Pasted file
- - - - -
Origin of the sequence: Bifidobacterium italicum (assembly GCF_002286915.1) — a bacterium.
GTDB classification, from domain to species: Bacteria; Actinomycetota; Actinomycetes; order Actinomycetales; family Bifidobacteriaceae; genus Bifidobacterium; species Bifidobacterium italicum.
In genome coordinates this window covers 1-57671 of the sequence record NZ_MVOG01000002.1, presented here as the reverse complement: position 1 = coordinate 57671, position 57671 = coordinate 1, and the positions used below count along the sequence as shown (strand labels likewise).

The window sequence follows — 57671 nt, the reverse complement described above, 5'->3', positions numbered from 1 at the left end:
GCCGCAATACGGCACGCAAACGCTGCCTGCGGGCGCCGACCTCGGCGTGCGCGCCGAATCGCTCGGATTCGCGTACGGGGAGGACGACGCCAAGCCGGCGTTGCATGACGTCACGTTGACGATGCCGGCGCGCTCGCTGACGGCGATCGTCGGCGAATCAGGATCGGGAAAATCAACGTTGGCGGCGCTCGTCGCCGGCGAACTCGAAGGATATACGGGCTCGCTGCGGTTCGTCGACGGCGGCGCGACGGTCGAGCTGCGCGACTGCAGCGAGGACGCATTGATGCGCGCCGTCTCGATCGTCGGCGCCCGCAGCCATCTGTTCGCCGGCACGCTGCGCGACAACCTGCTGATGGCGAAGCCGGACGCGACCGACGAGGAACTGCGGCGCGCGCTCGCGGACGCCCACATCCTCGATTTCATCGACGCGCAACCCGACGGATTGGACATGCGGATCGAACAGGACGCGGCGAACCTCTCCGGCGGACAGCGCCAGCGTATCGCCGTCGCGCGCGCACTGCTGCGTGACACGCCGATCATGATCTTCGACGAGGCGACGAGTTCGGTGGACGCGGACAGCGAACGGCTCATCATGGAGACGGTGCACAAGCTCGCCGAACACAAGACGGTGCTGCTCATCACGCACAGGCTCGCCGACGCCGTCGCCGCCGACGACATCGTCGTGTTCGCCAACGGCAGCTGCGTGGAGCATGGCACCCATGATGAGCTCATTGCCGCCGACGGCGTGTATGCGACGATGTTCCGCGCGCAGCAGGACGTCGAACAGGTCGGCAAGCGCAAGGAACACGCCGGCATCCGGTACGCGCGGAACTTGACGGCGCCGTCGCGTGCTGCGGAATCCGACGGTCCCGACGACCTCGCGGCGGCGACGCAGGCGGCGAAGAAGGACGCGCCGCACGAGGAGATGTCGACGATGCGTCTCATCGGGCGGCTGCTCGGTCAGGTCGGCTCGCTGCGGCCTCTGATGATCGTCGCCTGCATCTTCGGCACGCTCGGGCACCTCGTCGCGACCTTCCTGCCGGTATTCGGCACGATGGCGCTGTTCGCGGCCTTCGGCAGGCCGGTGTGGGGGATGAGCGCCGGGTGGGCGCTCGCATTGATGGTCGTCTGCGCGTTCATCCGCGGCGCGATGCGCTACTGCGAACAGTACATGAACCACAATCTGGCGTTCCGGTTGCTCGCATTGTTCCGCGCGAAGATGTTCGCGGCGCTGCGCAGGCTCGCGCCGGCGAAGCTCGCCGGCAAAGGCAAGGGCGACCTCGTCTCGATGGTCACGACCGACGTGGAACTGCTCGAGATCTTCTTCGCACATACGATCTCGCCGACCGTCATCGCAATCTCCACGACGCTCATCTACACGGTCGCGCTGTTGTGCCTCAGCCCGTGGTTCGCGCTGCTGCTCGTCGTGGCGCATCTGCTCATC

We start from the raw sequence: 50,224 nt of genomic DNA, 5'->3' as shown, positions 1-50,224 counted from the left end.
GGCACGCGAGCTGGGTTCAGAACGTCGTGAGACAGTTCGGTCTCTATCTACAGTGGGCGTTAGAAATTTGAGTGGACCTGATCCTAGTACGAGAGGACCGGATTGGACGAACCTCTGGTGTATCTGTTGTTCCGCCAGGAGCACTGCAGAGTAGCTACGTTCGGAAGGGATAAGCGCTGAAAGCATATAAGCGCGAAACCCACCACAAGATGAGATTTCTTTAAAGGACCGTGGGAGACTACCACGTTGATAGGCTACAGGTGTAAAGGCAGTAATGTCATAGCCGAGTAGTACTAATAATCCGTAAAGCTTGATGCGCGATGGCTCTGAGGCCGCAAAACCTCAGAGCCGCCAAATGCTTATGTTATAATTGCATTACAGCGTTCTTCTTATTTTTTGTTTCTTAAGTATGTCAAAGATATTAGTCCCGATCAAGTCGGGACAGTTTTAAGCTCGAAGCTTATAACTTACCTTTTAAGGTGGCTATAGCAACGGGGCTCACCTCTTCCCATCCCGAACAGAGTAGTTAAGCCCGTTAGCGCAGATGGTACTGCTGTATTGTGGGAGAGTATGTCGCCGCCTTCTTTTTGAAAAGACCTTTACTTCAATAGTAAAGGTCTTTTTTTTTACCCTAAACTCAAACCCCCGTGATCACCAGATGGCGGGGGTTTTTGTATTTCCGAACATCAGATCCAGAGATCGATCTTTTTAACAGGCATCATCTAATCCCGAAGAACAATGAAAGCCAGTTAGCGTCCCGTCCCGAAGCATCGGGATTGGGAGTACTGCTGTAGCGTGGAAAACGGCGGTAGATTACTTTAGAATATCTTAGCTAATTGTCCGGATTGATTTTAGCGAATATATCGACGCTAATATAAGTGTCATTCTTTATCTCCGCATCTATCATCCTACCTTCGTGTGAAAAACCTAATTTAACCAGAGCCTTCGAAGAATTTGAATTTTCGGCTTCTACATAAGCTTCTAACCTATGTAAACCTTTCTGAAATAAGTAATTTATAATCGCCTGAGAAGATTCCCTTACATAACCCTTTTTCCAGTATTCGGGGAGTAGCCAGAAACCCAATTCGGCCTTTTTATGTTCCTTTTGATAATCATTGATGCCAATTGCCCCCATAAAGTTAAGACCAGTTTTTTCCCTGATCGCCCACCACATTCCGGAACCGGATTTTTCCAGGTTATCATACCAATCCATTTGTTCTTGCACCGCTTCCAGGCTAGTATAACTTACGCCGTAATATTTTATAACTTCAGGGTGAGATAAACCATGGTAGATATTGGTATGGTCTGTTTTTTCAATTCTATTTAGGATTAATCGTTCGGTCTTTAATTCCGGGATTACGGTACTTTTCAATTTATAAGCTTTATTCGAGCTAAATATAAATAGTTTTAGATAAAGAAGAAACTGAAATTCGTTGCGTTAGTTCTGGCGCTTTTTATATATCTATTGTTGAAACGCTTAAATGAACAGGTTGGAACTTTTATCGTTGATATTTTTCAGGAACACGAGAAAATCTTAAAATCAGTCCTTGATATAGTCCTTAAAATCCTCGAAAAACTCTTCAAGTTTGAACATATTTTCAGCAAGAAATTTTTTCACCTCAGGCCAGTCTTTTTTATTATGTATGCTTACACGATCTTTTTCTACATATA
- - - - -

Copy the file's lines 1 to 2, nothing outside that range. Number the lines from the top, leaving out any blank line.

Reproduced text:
Origin of the sequence: Bifidobacterium italicum (assembly GCF_002286915.1) — a bacterium.
GTDB classification, from domain to species: Bacteria; Actinomycetota; Actinomycetes; order Actinomycetales; family Bifidobacteriaceae; genus Bifidobacterium; species Bifidobacterium italicum.